by Mary Frances Erler
A new year has finally arrived! I’m sure almost everyone is glad to see 2021 go away. Old Father Time, known as Chronos (the source of words like chronology and chronometer) to the Greeks, and Saturn to the Romans, is still a feature of our new year celebrations. You know, the old bearded man with the scythe, who hobbles away as the old year passes.
When I took high school Latin, we were told “Io Saturnalia” meant Merry Christmas, sort of. Most of Roman history was pre-Christianity, so Saturnalia was actually a pagan holiday celebrating the arrival of the New Year, as well as the Winter Solstice.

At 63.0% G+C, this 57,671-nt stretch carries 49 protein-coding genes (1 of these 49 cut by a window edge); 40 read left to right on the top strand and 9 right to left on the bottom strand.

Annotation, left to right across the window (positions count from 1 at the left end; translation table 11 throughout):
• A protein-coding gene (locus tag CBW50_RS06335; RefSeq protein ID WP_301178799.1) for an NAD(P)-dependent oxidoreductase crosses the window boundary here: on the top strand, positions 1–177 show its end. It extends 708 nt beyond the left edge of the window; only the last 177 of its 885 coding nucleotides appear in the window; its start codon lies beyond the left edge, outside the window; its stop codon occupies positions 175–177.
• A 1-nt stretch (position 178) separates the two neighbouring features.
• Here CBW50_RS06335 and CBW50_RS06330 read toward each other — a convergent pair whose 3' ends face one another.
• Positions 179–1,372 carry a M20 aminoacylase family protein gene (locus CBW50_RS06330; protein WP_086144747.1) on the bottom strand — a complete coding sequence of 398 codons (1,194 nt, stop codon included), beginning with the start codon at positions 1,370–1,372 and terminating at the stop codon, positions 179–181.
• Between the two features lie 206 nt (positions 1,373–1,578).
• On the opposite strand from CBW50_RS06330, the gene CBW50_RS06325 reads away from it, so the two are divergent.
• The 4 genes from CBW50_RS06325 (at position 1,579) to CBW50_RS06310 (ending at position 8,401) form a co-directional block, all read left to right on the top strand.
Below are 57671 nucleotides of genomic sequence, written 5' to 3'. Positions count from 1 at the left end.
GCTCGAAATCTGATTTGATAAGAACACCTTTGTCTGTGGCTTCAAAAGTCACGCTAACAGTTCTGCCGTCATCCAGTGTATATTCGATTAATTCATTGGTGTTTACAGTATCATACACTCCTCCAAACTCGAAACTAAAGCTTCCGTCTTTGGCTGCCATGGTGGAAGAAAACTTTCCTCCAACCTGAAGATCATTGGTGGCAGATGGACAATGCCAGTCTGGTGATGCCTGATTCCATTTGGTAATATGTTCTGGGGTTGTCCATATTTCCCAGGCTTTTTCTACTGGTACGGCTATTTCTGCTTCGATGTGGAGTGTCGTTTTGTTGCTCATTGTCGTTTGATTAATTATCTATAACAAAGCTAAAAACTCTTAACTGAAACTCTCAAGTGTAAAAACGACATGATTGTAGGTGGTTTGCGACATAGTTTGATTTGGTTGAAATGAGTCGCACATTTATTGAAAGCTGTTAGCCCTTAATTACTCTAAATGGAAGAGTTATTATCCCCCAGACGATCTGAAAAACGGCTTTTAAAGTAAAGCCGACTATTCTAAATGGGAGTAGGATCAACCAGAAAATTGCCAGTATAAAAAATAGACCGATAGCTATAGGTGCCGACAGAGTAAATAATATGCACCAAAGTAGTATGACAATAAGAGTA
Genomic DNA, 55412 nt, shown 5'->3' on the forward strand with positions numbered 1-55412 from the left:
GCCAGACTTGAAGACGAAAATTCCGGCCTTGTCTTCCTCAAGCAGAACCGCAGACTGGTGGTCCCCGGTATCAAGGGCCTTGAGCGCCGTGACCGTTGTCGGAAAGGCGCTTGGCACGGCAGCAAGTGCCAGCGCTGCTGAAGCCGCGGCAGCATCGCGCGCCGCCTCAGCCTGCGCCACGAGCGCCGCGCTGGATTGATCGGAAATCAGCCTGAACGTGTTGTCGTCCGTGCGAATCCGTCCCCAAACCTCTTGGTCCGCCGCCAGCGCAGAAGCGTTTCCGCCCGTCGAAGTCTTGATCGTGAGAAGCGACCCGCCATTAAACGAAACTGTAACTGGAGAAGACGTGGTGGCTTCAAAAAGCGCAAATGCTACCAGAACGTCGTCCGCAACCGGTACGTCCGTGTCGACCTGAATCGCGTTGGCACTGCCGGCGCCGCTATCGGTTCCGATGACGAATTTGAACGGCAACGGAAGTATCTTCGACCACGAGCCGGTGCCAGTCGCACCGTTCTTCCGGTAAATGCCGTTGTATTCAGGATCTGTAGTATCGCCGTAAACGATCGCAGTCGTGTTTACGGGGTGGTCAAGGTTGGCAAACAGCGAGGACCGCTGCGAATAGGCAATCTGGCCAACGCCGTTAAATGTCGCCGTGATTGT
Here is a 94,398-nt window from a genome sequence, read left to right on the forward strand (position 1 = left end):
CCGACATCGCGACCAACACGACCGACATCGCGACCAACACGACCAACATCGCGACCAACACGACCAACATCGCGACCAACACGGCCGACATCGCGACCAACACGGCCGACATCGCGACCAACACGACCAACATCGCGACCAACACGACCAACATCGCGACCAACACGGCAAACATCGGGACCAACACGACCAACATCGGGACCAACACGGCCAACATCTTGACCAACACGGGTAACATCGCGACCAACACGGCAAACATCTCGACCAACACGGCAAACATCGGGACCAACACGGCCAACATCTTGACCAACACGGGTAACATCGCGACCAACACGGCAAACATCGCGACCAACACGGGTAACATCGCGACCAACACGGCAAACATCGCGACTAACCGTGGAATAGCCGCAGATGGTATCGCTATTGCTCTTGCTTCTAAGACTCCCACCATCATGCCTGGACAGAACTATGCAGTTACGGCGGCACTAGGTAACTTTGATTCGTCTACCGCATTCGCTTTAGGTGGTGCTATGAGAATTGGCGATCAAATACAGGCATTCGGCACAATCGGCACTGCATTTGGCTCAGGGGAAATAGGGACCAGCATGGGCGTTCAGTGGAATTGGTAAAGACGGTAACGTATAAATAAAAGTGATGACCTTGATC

Saturn was the “grandfather” of the Gods, the father of Jupiter (Zeus in Greek) who was, in turn, father of most of the rest of the gods in mythology. I find it interesting that old Saturn still shows up this time of year as Father Time, the thing we cannot control, because it just marches on.
The planet Saturn was in the news in 2020, because Saturn and Jupiter were closer together in our viewpoint here on earth than they’ve been for over 600 years. Some hoped this was a good omen for the year 2021. Now that it’s 2022, we need all the hope we can get!